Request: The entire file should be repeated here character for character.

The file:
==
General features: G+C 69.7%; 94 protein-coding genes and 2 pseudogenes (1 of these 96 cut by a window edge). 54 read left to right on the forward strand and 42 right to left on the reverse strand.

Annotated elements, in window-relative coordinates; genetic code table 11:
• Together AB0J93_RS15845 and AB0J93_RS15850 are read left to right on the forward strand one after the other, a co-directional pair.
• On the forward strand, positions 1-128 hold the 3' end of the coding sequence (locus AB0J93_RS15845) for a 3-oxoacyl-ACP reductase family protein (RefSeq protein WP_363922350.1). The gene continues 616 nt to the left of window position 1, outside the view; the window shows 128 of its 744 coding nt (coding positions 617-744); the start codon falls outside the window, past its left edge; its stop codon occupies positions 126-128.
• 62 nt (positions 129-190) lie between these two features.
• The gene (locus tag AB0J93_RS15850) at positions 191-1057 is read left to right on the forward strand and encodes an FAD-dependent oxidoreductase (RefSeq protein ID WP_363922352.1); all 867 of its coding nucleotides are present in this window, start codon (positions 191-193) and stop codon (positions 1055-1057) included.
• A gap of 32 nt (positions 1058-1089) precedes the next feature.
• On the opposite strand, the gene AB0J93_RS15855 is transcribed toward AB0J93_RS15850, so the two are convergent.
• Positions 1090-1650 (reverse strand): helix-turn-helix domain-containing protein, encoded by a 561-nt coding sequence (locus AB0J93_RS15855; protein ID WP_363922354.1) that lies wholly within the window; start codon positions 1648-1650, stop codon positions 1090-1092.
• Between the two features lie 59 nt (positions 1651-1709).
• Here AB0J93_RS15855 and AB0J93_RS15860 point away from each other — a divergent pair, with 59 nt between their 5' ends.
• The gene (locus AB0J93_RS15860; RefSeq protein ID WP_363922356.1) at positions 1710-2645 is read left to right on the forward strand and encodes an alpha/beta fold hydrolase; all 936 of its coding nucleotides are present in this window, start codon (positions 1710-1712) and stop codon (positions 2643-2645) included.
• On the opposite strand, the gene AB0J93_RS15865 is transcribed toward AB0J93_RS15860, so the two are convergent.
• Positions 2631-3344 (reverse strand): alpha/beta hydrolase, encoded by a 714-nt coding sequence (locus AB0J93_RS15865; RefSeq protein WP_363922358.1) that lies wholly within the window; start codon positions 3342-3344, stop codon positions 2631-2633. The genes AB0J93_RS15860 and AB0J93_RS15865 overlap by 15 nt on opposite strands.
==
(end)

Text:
General features: G+C 69.7%; 94 protein-coding genes and 2 pseudogenes (1 of these 96 cut by a window edge). 54 read left to right on the forward strand and 42 right to left on the reverse strand.

Annotated elements, in window-relative coordinates; genetic code table 11:
• Together AB0J93_RS15845 and AB0J93_RS15850 are read left to right on the forward strand one after the other, a co-directional pair.
• On the forward strand, positions 1-128 hold the 3' end of the coding sequence (locus AB0J93_RS15845) for a 3-oxoacyl-ACP reductase family protein (RefSeq protein WP_363922350.1). The gene continues 616 nt to the left of window position 1, outside the view; the window shows 128 of its 744 coding nt (coding positions 617-744); the start codon falls outside the window, past its left edge; its stop codon occupies positions 126-128.
• 62 nt (positions 129-190) lie between these two features.
• The gene (locus tag AB0J93_RS15850) at positions 191-1057 is read left to right on the forward strand and encodes an FAD-dependent oxidoreductase (RefSeq protein ID WP_363922352.1); all 867 of its coding nucleotides are present in this window, start codon (positions 191-193) and stop codon (positions 1055-1057) included.
• A gap of 32 nt (positions 1058-1089) precedes the next feature.
• On the opposite strand, the gene AB0J93_RS15855 is transcribed toward AB0J93_RS15850, so the two are convergent.
• Positions 1090-1650 (reverse strand): helix-turn-helix domain-containing protein, encoded by a 561-nt coding sequence (locus AB0J93_RS15855; protein ID WP_363922354.1) that lies wholly within the window; start codon positions 1648-1650, stop codon positions 1090-1092.
• Between the two features lie 59 nt (positions 1651-1709).
• Here AB0J93_RS15855 and AB0J93_RS15860 point away from each other — a divergent pair, with 59 nt between their 5' ends.
• The gene (locus AB0J93_RS15860; RefSeq protein ID WP_363922356.1) at positions 1710-2645 is read left to right on the forward strand and encodes an alpha/beta fold hydrolase; all 936 of its coding nucleotides are present in this window, start codon (positions 1710-1712) and stop codon (positions 2643-2645) included.
• On the opposite strand, the gene AB0J93_RS15865 is transcribed toward AB0J93_RS15860, so the two are convergent.
• Positions 2631-3344 (reverse strand): alpha/beta hydrolase, encoded by a 714-nt coding sequence (locus AB0J93_RS15865; RefSeq protein WP_363922358.1) that lies wholly within the window; start codon positions 3342-3344, stop codon positions 2631-2633. The genes AB0J93_RS15860 and AB0J93_RS15865 overlap by 15 nt on opposite strands.